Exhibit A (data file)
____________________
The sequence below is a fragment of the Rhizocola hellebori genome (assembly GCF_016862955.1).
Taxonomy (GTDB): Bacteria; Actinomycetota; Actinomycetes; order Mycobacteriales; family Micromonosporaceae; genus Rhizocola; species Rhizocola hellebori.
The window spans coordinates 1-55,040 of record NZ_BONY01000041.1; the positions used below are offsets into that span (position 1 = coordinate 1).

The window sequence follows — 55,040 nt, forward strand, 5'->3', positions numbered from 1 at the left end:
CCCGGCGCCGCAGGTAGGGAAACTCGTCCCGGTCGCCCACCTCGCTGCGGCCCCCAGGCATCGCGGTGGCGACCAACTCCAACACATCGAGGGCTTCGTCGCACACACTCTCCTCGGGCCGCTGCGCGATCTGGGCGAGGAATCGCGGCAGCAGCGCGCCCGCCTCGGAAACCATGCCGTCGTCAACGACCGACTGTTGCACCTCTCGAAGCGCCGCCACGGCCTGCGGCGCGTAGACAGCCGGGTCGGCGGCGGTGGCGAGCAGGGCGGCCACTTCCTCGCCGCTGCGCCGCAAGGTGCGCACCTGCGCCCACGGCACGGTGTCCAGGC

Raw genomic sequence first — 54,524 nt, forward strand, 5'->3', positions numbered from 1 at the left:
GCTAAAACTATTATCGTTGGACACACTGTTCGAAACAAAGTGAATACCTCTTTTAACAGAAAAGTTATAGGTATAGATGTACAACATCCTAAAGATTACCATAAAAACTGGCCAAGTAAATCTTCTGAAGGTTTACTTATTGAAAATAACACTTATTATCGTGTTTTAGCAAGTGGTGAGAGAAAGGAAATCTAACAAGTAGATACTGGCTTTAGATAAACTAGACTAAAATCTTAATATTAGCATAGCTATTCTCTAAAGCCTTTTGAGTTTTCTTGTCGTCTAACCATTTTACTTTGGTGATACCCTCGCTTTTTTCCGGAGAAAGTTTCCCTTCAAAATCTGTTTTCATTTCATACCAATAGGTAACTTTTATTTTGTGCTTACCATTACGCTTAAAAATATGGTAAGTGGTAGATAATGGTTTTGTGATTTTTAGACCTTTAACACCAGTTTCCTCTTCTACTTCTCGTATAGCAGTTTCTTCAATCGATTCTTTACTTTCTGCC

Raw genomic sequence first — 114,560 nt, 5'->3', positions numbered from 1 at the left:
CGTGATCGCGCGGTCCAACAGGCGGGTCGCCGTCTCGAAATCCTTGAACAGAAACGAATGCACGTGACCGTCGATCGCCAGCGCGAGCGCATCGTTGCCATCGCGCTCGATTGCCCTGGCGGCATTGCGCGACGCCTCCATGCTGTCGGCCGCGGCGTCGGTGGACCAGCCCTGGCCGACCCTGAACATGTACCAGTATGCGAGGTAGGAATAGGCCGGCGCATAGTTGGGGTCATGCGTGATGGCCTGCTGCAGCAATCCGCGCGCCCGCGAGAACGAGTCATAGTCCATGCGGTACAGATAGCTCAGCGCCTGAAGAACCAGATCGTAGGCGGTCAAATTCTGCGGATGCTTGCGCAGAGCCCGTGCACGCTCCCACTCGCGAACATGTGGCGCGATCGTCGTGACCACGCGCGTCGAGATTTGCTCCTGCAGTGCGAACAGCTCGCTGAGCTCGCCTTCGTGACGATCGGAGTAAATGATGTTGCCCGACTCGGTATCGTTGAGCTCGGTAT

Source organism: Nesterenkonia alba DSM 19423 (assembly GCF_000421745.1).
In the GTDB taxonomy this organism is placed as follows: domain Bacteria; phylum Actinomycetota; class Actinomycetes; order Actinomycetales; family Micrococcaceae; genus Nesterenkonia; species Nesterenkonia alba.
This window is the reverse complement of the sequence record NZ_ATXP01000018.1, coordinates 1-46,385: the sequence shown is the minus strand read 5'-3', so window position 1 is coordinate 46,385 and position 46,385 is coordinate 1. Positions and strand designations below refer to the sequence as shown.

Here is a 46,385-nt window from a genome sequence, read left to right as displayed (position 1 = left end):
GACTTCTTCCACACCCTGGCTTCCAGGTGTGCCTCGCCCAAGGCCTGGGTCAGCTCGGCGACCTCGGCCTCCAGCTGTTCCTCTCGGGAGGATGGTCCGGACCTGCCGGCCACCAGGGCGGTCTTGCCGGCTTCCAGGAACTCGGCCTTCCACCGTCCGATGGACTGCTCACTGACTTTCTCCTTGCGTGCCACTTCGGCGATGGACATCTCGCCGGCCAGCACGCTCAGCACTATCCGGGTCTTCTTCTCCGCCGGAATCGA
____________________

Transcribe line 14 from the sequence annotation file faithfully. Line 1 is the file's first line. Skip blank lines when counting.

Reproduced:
GACTTCTTCCACACCCTGGCTTCCAGGTGTGCCTCGCCCAAGGCCTGGGTCAGCTCGGCGACCTCGGCCTCCAGCTGTTCCTCTCGGGAGGATGGTCCGGACCTGCCGGCCACCAGGGCGGTCTTGCCGGCTTCCAGGAACTCGGCCTTCCACCGTCCGATGGACTGCTCACTGACTTTCTCCTTGCGTGCCACTTCGGCGATGGACATCTCGCCGGCCAGCACGCTCAGCACTATCCGGGTCTTCTTCTCCGCCGGAATCGA